Classification Q: What is the goal of biologists who

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CLASSIFICATION
Q: WHAT IS THE GOAL OF
BIOLOGISTS WHO CLASSIFY LIVING
THINGS?
Why classify organisms?
How do evolutionary relationships affect the way
scientists classify organisms?
What are the major groups within which all
organisms are currently classified?
A: TO FIND ORDER IN DIVERSITY
Q: What is one thing we can do to “find order in a
diverse world”?
A: Give it a name and describe it
This is one of the most basic skills a scientist does,
but exactly how do scientists name things?
COMMON NAMES
Depending where you live, common names are
assigned to living things—but this presents a
problem because common names may vary from
place to place and among languages
 Examples:

bobcat, cougar, puma, mountain lion all refer to the
same type of cat
 In the UK a buzzard is a hawk, while in the US it is a
vulture
 Maryland’s state flower—black eyed Susan, yellow
cornflower

ASSIGNING SCIENTIFIC NAMES
To be useful, each scientific name must refer to
one and only one species, and everyone must use
that same name for that species.
 It must be written in Latin

DICHOTOMOUS KEYS
One of the earliest classification systems
 Consists of a series of paired statements or
questions that describe alternative possible
characteristics of an organism.
 The paired statements usually describe the
presence or absence of a certain visible
characteristics or structures.
 Each set of choices is arranged so that each step
produces a smaller subset.

USING A DICHOTOMOUS KEY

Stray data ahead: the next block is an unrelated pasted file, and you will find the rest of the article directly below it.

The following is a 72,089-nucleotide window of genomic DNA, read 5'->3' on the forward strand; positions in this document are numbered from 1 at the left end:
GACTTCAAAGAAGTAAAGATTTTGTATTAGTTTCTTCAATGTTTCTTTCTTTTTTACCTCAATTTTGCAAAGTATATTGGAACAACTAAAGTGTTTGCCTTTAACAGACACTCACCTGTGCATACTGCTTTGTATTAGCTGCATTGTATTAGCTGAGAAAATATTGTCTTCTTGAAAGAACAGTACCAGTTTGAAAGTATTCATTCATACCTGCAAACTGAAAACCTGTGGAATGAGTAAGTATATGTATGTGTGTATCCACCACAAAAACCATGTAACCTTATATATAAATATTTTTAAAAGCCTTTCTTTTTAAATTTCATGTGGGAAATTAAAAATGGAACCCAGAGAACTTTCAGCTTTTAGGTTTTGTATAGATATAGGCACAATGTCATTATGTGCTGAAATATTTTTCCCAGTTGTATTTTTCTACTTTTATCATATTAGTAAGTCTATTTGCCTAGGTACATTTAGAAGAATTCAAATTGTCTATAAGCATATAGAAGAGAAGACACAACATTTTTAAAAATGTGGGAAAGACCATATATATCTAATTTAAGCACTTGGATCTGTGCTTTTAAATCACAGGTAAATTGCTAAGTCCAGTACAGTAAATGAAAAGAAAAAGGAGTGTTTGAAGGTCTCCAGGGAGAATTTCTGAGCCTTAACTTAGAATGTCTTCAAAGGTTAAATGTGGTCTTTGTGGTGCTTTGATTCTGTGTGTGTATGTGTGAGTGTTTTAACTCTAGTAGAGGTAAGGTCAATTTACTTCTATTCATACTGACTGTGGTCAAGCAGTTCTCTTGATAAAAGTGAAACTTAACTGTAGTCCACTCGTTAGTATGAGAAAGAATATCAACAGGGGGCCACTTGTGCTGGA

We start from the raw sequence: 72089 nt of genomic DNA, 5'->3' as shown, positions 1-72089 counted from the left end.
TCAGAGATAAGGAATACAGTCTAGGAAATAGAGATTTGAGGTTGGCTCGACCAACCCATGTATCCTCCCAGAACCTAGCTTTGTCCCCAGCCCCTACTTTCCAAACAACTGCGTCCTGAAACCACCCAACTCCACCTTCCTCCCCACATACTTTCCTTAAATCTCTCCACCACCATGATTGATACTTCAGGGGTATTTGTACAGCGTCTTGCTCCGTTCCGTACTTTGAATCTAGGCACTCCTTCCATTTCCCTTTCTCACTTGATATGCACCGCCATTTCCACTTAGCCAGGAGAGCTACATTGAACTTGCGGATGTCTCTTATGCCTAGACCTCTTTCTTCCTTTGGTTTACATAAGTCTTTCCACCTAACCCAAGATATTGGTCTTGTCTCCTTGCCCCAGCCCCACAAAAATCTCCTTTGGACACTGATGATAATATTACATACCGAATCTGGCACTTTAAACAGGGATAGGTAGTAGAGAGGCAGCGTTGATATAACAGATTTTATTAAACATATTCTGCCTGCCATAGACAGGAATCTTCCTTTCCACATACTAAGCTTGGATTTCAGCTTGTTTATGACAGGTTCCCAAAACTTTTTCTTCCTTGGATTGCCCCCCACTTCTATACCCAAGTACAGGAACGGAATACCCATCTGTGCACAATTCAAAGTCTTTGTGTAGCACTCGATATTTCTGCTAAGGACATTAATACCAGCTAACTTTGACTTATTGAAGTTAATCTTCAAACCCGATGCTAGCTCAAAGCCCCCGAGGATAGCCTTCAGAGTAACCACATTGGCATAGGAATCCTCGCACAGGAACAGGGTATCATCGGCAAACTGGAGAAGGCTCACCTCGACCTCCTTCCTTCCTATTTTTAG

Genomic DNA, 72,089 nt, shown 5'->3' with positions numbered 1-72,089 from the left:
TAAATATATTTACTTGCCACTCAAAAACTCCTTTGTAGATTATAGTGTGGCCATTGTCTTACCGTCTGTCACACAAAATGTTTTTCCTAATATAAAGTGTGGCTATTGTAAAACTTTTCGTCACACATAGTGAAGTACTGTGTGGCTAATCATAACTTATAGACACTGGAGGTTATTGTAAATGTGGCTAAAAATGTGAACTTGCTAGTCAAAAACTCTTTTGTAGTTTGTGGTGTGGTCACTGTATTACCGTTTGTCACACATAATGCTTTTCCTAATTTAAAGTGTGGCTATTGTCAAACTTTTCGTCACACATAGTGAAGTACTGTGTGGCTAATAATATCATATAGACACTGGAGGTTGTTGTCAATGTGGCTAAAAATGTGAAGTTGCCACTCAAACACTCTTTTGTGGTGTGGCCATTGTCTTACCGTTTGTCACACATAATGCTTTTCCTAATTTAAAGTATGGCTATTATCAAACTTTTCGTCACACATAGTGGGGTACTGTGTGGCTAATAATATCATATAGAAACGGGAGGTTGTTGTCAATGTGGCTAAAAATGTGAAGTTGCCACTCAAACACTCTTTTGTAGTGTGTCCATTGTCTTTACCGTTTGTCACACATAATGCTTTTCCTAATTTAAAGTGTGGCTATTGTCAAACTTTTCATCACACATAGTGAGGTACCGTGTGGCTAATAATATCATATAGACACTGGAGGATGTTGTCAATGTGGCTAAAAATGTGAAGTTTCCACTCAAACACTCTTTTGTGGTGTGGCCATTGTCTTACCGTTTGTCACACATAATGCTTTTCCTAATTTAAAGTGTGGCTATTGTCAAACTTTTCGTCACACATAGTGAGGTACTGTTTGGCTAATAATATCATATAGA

How would you describe this leaf?
Step
Leaf Characteristics
Tree
1a
1b
Compound leaf (leaf divided into leaflets)…go to
step 2
Simple leaf (leaf not divided into leaflets)…go to
step 4
2a
2b
Leaflets all attached at a central point 
Leaflets attached at several points…go to step 3
Buckeye
3a
3b
Leaflets tapered with pointed tips 
Leaflets oval with rounded tips 
Pecan
Locust
4a
4b
Veins branched out from one central point…go to
step 5
Veins branched off main vein in middle of the
leaf…go to step 6
5a
5b
Heart-shaped leaf 
Star-shaped leaf 
Redbud
Sweet gum
6a
6b
Leaf with jagged edges 
Leaf with smooth edges 
Birch
Magnolia
BINOMIAL NOMENCLATURE
Definition: having a two-part scientific name
 Written in italic if typing or underlined if handwritten
 First word (of name) is capitalized and the second
word (of name) is lower-cased
 Example: Felis concolor or Homo saphien
 Created by a Swedish botanist named Carolus
Linnaeus

BINOMIAL NOMENCLATURE CONT.
Polar bear’s scientific name is Ursus maritimus
 Ursus is the genus (plural: genera) to which the
polar bear belongs
 A genus is a group of similar species
 The genus Ursus contains 4 species of bears
including Ursus arctos—the brown bear or
“grizzly”
 The second part of the name is the species
 A species is defined as a group of individuals
capable of interbreeding and producing fertile
offspring
 The species name is often a description of an
important trait or the organism’s habitat.

Species and subspecies of Ursus
American Black Bear, Ursus americanus
Cinnamon Bear, Ursus americanus
cinnamomum
Kermode Bear, Ursus americanus
kermodei
Brown Bear, Ursus arctos
Grizzly Bear, Ursus arctos horribilis
Kodiak Bear, Ursus arctos middendorffi
Polar Bear, Ursus maritimus (earlier
Thalarctos maritimus)
Asiatic Black Bear, Ursus thibetanus, or
Selenarctos thibetanus
A hybrid between grizzly bears and polar
bears has also been recorded (known
commonly as a pizzly bear). The official
name is a grizzly-polar bear hybrid.
CLASSIFYING SPECIES INTO LARGER
GROUPS
The science of naming and grouping organisms is